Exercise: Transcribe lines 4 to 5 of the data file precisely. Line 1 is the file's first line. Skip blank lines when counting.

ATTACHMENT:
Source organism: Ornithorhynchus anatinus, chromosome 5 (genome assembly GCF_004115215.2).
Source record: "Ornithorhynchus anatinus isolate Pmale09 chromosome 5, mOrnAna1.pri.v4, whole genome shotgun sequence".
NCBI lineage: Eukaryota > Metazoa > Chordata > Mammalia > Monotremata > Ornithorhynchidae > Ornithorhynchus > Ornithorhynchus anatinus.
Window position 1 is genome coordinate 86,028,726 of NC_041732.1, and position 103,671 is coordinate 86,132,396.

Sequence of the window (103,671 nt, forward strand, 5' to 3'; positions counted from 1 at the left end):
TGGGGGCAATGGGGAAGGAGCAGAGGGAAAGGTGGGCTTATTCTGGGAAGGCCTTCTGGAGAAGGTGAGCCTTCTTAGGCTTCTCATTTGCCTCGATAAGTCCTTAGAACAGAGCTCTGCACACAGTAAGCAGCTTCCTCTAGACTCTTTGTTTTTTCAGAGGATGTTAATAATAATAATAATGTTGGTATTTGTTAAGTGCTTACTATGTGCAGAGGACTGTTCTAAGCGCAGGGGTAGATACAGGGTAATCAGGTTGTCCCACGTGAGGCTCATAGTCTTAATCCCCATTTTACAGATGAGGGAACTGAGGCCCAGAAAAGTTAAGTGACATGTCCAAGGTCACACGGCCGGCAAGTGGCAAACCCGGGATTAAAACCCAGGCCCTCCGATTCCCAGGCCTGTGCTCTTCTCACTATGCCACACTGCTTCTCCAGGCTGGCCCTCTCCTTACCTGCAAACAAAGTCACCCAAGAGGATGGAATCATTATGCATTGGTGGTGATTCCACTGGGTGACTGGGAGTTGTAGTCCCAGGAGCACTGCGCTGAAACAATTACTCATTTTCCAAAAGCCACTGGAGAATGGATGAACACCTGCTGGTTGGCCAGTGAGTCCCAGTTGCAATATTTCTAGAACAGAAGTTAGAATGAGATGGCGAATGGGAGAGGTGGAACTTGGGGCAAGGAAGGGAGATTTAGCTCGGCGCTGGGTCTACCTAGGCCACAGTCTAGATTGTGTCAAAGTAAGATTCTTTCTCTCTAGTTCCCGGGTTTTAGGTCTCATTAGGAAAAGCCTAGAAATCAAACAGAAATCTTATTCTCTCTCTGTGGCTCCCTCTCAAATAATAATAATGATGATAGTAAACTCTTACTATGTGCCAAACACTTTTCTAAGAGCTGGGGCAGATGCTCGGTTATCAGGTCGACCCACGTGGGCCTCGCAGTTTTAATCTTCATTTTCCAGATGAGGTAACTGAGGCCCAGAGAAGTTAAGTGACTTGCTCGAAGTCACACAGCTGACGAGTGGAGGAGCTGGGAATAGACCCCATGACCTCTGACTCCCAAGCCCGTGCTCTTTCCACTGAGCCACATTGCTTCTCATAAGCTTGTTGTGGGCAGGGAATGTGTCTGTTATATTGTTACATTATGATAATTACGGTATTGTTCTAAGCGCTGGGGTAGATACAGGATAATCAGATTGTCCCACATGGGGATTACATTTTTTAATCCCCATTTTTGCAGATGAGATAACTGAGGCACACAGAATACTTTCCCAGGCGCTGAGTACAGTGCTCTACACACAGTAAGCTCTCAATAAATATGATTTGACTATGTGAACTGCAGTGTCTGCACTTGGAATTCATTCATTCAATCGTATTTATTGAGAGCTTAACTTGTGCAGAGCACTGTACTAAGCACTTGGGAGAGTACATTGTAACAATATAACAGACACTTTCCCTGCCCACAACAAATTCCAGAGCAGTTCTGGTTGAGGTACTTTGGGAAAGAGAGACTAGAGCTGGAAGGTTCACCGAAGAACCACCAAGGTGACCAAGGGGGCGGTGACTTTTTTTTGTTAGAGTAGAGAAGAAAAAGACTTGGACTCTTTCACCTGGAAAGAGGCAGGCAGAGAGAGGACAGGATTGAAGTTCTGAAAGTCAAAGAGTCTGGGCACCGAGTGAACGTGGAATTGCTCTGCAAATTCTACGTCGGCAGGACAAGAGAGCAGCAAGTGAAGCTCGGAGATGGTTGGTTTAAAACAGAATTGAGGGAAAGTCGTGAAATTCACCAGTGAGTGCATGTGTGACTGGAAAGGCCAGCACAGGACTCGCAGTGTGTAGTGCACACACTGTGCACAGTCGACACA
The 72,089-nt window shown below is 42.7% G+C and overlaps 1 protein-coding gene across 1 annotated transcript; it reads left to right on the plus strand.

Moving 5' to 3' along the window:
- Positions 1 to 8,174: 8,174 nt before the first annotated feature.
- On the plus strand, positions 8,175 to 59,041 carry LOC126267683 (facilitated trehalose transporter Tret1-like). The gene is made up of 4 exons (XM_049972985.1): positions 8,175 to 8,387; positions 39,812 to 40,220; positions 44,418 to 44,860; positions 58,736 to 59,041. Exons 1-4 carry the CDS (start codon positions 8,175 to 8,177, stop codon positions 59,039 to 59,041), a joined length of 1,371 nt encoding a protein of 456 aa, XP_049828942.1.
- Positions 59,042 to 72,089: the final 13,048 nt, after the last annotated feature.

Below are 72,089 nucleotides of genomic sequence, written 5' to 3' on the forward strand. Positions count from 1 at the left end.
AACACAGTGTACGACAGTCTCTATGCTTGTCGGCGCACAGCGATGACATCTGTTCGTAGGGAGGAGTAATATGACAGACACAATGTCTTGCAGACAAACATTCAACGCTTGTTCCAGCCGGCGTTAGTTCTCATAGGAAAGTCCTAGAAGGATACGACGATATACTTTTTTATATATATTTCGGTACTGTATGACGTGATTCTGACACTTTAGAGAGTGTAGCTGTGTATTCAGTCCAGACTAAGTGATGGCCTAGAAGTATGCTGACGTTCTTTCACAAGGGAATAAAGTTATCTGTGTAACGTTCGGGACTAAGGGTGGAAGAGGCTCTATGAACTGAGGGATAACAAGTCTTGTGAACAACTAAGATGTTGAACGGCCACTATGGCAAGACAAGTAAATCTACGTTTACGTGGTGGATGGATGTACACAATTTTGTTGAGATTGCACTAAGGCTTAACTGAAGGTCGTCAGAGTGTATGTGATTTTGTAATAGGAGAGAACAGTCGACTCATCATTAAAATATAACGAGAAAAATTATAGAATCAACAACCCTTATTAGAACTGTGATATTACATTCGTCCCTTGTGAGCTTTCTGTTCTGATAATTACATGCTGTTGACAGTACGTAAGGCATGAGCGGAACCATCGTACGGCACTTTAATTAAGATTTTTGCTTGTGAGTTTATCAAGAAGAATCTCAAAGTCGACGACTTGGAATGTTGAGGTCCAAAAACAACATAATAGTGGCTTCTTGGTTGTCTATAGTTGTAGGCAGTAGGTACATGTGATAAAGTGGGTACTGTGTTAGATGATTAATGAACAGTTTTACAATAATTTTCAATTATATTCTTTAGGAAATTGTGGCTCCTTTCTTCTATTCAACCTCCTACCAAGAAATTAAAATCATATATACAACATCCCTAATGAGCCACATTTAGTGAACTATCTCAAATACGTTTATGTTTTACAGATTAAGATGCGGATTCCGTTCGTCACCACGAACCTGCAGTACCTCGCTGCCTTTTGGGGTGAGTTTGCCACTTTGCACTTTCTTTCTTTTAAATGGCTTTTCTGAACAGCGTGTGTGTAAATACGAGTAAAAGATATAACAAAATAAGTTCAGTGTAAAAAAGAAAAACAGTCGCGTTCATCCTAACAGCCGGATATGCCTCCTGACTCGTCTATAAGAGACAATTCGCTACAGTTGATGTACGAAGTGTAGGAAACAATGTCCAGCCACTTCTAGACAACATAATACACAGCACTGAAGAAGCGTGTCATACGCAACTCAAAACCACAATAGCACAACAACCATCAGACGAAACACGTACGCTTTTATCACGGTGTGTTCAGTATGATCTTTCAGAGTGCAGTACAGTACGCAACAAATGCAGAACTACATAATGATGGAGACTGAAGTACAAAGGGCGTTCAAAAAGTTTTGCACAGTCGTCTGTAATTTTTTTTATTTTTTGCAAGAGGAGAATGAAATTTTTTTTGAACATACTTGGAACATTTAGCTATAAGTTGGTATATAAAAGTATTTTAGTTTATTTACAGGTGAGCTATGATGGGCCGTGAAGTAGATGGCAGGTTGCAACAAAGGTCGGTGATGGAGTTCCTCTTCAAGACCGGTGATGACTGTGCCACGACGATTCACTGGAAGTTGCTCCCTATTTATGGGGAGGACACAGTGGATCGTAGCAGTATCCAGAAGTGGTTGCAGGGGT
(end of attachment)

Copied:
Window position 1 is genome coordinate 86,028,726 of NC_041732.1, and position 103,671 is coordinate 86,132,396.

Sequence of the window (103,671 nt, forward strand, 5' to 3'; positions counted from 1 at the left end):